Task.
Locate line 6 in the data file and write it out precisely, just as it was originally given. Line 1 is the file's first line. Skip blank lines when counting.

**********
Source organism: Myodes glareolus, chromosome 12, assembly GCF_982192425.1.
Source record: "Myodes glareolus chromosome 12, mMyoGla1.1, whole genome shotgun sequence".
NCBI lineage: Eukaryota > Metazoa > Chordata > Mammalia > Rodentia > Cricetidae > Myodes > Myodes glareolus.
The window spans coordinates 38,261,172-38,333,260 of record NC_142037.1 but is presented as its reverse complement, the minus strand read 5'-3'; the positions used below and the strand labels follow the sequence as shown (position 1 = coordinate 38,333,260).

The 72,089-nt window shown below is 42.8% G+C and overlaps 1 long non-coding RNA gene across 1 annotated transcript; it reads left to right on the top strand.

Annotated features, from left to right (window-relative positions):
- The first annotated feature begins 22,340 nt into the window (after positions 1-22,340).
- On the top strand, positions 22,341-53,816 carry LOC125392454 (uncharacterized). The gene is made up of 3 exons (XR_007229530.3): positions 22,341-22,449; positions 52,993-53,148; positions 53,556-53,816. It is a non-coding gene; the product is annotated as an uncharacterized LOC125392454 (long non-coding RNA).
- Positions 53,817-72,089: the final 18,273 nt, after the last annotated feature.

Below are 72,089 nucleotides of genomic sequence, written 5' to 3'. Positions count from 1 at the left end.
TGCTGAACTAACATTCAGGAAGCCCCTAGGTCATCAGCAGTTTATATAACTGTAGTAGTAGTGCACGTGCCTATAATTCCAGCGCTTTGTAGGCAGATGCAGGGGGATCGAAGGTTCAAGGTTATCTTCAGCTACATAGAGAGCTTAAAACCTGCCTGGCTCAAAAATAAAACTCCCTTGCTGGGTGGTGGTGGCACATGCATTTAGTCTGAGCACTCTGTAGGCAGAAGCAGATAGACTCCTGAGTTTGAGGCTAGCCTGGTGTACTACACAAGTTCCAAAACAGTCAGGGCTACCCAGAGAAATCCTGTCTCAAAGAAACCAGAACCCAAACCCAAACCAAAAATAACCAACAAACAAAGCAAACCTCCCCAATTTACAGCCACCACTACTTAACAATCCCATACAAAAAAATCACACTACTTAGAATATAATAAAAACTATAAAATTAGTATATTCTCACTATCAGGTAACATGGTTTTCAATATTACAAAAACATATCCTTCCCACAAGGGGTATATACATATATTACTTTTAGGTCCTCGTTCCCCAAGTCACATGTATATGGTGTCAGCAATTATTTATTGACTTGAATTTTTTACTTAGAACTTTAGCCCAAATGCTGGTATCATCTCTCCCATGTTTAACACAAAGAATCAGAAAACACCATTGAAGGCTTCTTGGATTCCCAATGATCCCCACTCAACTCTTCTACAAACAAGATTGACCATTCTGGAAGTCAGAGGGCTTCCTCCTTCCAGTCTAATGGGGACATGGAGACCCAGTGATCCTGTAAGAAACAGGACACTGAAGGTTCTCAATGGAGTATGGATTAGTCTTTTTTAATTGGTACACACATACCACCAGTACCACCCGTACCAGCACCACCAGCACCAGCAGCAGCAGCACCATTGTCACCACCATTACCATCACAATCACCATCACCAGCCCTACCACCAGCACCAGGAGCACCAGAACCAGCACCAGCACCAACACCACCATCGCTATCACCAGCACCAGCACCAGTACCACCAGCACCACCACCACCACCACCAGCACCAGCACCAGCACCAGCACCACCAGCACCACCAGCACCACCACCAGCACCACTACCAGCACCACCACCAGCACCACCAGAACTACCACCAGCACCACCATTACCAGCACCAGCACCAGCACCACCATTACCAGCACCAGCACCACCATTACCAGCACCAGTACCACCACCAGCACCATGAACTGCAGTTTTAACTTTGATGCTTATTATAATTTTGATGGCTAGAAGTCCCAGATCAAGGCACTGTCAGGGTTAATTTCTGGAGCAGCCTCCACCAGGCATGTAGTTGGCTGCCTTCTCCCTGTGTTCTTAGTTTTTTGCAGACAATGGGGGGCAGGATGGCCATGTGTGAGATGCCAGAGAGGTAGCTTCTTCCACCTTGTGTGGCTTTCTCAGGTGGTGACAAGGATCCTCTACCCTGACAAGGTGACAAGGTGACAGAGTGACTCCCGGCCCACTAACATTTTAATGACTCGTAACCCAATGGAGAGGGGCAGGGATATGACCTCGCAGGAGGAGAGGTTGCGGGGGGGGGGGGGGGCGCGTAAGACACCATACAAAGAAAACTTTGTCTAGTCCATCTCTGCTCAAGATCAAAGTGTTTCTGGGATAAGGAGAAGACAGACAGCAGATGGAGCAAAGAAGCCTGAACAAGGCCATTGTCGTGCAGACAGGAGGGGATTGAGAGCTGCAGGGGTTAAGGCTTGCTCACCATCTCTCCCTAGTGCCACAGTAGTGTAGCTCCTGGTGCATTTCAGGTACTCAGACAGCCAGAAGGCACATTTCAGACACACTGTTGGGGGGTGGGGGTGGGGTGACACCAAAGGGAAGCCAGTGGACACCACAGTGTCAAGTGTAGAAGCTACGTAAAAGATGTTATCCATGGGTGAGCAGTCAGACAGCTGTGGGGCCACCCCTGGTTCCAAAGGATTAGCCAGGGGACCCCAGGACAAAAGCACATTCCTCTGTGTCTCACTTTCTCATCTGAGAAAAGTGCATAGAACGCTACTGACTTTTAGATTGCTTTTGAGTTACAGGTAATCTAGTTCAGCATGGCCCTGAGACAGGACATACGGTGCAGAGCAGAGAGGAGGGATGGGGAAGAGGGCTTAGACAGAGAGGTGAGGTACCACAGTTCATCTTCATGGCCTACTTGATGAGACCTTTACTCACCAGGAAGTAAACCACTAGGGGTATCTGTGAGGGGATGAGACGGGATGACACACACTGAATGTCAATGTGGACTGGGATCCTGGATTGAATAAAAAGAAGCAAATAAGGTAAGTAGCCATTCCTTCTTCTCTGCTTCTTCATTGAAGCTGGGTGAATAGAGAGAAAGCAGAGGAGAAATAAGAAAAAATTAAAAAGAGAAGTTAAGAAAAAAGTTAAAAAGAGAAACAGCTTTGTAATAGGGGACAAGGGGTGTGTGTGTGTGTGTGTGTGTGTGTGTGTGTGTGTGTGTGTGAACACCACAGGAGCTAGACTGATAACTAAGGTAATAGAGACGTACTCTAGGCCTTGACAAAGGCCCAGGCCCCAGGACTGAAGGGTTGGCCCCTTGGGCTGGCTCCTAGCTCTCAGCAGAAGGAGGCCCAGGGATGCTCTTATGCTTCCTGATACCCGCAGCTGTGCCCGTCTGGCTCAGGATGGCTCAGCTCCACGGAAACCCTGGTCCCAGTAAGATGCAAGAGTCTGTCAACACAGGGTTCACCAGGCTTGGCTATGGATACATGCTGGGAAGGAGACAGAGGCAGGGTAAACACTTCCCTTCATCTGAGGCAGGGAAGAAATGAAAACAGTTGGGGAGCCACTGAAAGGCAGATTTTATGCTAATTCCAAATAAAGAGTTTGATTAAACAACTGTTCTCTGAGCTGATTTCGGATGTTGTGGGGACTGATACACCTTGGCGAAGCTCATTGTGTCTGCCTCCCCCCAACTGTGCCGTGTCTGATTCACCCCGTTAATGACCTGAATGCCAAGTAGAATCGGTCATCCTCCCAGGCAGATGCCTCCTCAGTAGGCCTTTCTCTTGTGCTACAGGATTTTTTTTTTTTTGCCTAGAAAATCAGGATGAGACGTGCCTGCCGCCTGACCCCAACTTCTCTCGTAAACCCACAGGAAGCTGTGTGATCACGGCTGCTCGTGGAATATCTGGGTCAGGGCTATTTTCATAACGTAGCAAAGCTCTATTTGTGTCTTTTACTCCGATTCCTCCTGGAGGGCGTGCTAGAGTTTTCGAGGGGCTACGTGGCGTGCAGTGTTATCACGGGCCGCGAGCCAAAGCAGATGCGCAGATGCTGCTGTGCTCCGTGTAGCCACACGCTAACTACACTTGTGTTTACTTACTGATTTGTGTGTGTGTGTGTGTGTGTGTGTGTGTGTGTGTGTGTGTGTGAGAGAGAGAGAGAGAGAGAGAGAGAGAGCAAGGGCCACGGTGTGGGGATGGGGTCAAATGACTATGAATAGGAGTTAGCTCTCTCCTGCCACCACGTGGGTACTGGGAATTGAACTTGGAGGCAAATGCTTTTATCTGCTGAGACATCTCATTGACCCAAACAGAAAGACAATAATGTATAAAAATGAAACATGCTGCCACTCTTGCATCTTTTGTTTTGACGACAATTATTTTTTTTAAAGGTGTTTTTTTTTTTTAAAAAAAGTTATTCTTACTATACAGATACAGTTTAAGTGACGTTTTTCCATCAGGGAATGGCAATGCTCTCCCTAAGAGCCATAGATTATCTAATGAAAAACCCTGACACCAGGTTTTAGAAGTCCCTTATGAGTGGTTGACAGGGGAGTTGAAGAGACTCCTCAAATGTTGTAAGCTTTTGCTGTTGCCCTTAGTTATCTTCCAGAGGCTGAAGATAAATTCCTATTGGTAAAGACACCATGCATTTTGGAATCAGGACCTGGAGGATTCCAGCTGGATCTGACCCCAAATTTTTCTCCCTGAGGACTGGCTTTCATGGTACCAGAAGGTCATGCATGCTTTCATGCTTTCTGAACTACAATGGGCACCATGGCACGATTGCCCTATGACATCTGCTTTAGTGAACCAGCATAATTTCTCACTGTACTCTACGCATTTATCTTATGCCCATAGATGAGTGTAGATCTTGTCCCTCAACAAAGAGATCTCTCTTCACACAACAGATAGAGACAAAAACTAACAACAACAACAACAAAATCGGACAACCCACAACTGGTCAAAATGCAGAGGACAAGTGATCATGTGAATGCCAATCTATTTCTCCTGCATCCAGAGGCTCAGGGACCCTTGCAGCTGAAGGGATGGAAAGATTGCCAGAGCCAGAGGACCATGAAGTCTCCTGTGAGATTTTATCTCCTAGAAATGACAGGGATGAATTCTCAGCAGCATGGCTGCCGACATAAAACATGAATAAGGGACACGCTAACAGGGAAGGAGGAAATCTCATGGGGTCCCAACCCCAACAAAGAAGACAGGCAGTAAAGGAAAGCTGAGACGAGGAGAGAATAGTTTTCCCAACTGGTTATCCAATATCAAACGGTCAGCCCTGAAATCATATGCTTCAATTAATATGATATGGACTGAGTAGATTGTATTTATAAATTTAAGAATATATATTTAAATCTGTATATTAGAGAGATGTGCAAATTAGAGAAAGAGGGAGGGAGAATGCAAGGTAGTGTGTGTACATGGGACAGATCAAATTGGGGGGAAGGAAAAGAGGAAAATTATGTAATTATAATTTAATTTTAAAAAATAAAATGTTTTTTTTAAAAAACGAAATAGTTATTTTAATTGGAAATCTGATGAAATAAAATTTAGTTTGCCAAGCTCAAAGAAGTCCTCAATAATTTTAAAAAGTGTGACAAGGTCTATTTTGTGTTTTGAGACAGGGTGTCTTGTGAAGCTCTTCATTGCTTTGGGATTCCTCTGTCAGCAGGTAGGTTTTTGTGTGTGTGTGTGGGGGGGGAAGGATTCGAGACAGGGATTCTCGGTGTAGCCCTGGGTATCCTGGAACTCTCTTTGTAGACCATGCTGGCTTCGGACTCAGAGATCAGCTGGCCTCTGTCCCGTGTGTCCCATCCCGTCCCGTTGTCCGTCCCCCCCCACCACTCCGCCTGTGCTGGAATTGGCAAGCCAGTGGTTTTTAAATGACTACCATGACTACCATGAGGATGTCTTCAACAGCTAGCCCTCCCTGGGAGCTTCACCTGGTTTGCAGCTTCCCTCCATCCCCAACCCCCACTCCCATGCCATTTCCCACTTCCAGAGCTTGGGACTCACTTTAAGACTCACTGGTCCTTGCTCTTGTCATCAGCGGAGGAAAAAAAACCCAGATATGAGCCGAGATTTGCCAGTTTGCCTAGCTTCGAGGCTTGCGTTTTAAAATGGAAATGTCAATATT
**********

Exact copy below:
Annotated features, from left to right (window-relative positions):